With next week being UN International Women’s Day (March 8), we will be highlighting the work of Asian women all this month and we start with a relatively new voice on the scene…
By Suman Bhuchar
POET and spoken word artist Jaspreet Kaur has just presented her debut book to the world, ‘Brown Girl Like Me’, and it is described as – ‘The essential guidebook and manifesto for South Asian girls and women’.
Readers can decide for themselves whether this is a tall claim, or something they wish to sign up to, however her efforts to dissect and present her arguments are genuine.
www.asianculturevulture caught up with Kaur and in our Zoom chat discussed representation, feminism, teaching history and generally growing up ‘Brown’ in Britain.
Born and brought up in East London, to Punjabi migrant parents, Kaur suffered from anxiety as a child and found her outlet in poetry. As she grew up, she began to “deny all the beautiful parts of what make me a brown girl” and in a way this book is a reclaiming of that and asserting her identity in a forceful and unapologetic manner.
The term ‘brown’ is used interchangeably to refer to South Asian women from across the Asian continent and the diaspora. Kaur explains that this book is developed from her earlier interest in research.
She tells acv in the video interview: “It started when I was doing my Master’s in gender studies. I was doing a thesis and research paper on a very heavy topic – it was on the preferences for sons – amongst South Asian communities and its impact on population statistics specifically in India and the Punjab where my family is from and about its impact and how it’s even translated in Western society. We are still upholding some of these values within our homes in the UK.”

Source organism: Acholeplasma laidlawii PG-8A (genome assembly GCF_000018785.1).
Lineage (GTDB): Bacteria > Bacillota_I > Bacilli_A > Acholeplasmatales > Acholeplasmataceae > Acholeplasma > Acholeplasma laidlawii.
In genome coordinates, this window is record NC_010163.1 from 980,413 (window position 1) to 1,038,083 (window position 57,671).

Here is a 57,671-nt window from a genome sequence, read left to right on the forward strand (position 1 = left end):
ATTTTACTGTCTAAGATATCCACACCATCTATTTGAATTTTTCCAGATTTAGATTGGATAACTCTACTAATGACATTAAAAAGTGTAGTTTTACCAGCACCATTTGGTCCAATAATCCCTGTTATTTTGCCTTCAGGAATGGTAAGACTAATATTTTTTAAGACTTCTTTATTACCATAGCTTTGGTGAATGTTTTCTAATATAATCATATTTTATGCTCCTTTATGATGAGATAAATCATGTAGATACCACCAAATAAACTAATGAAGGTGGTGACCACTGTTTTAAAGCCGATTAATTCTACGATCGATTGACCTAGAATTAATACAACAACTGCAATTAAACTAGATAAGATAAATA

This initial interest led her to start “thinking about other themes and setting up the chapters and identifying research samples and demographics”. Kaur discusses this ‘son preference’ in the chapter dealing with parenthood and raising a brown feminist. Other chapters focus on topics ranging from mental health, anxiety, education, menstruation, relationships, micro aggressions and each is introduced with a poem.
She completed her undergraduate degree in History at Queen Mary University and her Master’s in Gender Studies at University College, London before becoming a teacher and spending many years teaching in London schools (St Marylebone School for Girls and Ealing Independent school) and currently is a research fellow at Birkbeck University’s Centre for British Political life, which she says, “allows me to have access to libraries and archives in the UK,” to continue to develop her interest in gender politics.
She is married to the entrepreneur Indy Hothi and spends some time discussing how they met and that she is taller than him. Although we discussed if this book speaks across generations to all Asian women of different ages, this is not really examined in depth, and personally I feel it is not addressed.
Perhaps, one of the reasons is that the pioneering generation of Asian women activists and artists have not really been scrutinised or had their work profiled and they just continue to work in a low key-way not necessarily attracting the media attention they merit or deserve.
This is a discussion for another day and in the words of Kaur “roar, sister roar. Keep fighting the good fight”.
A Big Talent Media Production (UK) for http://www.asianculturevulture/com
Producer/Presenter: Suman Bhuchar (Associate Editor – http://www.twitter.com/sumanbhuchar)
Editing: Harry Clegg (http://www.harryclegg.com/filmography)